Hogwarts Reimagined in New Harry Potter Course
CSUSM student teaching assistants Brandon Torres & Amanda Lenox.
On Thursdays at noon in Science Hall 2, you will find a group of a dozen enthusiastic students dissecting their favorite childhood book series, chapter by chapter. Is this a secret book club for super fans? The palpable excitement might lead a casual observer to think so, but it is actually a group of dedicated teaching assistants and their professor working to create an upper-level interdisciplinary studies course on one of their favorite topics: Harry Potter.
The course, to be introduced in spring 2014, will be facilitated by Folklore and Cultural Studies Professor Linda Pershing. Drawing on her cultural anthropology background, she uses modern pop-culture phenomena to engage in a deep study of culture and folklore for a modern college crowd.
In Interdisciplinary Studies 370, Harry Potter: Culture and Folklore in J.K. Rowling’s Magical World, students will learn to read Rowling’s fantasy series with a critical eye, discussing cultural issues from the fantasy realm of Harry Potter, such as the roles of social institutions, love and death, class and race issues, and politics.
One of the reasons Pershing chose to study the Harry Potter book series is because it is so widely read. “I’ve worked closely with a lot of students, but I’ve never seen anything about which they were so personally excited as they are about Harry Potter. For this generation of students, it has a very special place in their hearts and it's a part of their lives,” Pershing said.
She chose it over other young adult fiction or fantasy series’ such as The Hunger Games or Twilight, because Rowling’s heptalogy—the word given to a seven-volume book series—has proven it can withstand serious critical study from cultural and folkloric perspectives.
Pershing grants that some of her colleagues might not take her academic analysis of pop culture seriously, but she argues that through it she is able to reach a larger audience and find engaging ways for students to think critically about the media they consume every day.
“If we’re not looking at pop culture, we’re not understanding the world in which our students live,” she commented.
Recreating Hogwarts in the Classroom
Not only is the subject matter novel, so is the class’ structure and instructional approach. Pershing is employing the help of a dozen student assistants to help her construct the new course and to facilitate projects and activities around each book.
“Working with students to create this course has been among the most rewarding work I’ve done,” said Pershing. “It empowers the students by helping them become skilled researchers and critical thinkers, and it has built their self-esteem as they’re able to share their knowledge and growing expertise with me and with their peers.”
Teaching assistants (l to r): Torres, Hammond, Lenox, Melissa Martinez
While the course will contain elements sure to delight long-time Potter fans such as sorting the students into Hogwarts “houses,” class prefects, academic Quidditch competitions and an end-of-term feast, prospective students shouldn’t get the idea that it will be easy. The teaching assistants have prepared in-depth quizzes as well as writing and research assignments that ask students to identify and explore provocative themes in each book such as love, death, racism, social class, politics and gender.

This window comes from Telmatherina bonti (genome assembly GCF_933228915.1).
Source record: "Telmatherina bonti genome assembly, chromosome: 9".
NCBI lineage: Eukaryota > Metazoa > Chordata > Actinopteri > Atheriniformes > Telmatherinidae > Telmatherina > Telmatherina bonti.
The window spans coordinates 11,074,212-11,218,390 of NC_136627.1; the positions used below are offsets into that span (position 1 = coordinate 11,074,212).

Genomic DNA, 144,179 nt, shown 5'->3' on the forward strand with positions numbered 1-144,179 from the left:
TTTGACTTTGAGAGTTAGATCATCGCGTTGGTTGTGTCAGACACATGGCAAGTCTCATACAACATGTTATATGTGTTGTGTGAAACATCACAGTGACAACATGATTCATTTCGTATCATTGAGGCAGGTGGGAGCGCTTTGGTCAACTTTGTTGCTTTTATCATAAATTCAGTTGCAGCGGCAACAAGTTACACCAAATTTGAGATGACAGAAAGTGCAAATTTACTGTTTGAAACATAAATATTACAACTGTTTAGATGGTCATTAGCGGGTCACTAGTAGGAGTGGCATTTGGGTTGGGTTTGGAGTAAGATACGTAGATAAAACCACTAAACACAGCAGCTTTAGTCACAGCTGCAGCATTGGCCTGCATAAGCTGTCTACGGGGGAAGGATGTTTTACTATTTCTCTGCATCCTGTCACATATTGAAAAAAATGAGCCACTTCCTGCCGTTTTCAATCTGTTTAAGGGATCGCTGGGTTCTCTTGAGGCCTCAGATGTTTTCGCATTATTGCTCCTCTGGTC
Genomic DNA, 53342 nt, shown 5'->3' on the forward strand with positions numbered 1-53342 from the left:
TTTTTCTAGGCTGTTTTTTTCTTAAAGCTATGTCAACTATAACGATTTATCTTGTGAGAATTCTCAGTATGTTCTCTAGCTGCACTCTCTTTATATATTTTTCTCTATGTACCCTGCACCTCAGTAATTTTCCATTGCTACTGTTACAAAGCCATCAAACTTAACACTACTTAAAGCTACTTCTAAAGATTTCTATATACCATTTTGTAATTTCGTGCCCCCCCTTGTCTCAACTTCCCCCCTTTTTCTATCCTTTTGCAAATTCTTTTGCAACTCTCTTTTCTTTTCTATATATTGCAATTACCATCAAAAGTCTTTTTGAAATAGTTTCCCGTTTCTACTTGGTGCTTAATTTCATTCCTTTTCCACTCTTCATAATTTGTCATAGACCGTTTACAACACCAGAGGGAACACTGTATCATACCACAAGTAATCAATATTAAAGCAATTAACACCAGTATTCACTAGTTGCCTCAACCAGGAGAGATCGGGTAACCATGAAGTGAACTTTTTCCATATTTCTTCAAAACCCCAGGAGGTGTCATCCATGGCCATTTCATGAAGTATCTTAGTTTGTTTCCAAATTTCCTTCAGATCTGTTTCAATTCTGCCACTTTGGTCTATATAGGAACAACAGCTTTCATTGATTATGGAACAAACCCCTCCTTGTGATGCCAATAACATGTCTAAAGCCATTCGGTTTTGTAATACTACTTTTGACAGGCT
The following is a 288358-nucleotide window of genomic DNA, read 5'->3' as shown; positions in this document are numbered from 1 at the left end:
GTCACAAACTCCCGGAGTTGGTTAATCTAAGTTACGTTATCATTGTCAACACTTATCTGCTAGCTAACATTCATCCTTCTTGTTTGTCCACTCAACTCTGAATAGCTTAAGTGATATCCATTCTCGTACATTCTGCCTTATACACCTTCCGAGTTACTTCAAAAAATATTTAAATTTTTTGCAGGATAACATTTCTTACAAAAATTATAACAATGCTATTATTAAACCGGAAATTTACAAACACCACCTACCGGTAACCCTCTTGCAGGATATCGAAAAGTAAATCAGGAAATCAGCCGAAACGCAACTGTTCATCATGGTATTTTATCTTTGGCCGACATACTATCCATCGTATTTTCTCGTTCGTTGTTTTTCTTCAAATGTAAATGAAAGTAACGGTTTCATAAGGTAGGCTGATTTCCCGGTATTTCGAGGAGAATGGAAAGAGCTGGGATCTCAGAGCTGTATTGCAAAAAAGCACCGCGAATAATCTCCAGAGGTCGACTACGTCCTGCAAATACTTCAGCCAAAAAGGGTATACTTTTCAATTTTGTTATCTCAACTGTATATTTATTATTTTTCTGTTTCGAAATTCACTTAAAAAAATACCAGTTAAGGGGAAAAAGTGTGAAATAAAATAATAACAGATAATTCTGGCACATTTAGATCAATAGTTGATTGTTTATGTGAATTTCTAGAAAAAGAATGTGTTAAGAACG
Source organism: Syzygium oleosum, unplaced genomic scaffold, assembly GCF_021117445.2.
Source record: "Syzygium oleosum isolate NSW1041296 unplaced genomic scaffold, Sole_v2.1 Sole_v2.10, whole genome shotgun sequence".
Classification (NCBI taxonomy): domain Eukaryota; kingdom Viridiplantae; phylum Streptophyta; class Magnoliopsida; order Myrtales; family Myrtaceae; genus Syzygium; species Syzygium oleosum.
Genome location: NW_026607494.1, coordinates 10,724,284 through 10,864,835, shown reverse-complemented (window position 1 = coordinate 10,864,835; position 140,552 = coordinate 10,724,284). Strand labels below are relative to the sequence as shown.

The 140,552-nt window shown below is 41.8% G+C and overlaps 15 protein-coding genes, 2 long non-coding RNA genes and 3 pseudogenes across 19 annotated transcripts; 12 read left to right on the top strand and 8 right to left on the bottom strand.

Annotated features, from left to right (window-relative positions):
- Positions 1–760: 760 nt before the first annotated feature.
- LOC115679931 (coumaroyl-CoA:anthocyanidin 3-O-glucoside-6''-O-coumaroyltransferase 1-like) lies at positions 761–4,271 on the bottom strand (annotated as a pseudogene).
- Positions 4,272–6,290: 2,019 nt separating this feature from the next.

The study has drawn students from a variety of disciplines who are discovering the academic value in studying the world of their childhood fantasies. Sociology and women’s studies double major Brandon Torres commented on the merit of studying pop culture phenomena from his perspective, “Harry Potter is the second-most sold book series in the world and has been translated into almost 70 languages. As someone who studies sociology, it doesn’t make sense for me not to want to analyze something that millions of impressionable people all over the world are reading.”
“It has been mind-blowing to me to see how carefully the series was written,” said literature and writing major Amanda Lenox, who has read the series more times than she can count. “As a child I couldn’t appreciate the mythology Rowling incorporated, the folklore, or even the meanings of the characters' names. This project has been like reading the series for the first time.”
Lauren Hammond, another literature and writing studies major, hopes the class isn’t filled with just Rowling fans. “I hope we get people who are skeptical, and we convert them,” she commented.
Brandon Torres added, “I think there will be a healthy mix of fans, people who have seen the movies and people who sign up for the class thinking it will be easy.”
“And then they’ll have a huge wake-up call,” Hammond said, laughing. “I want them to know that it’s academically valuable and it’s going to require hard work.”
If all goes well, Pershing hopes to offer this course yearly. She is also planning to teach a four-week international studies course that will take students to the UK to further study the cultural settings that inspired J.K. Rowling to write the series as well as many of the locations filmed during the making of the eight Harry Potter movies. The course is tentatively slated for summer 2015.
“If we’re not looking at pop culture, we’re not understanding the world in which our students live,” said Professor Linda Pershing.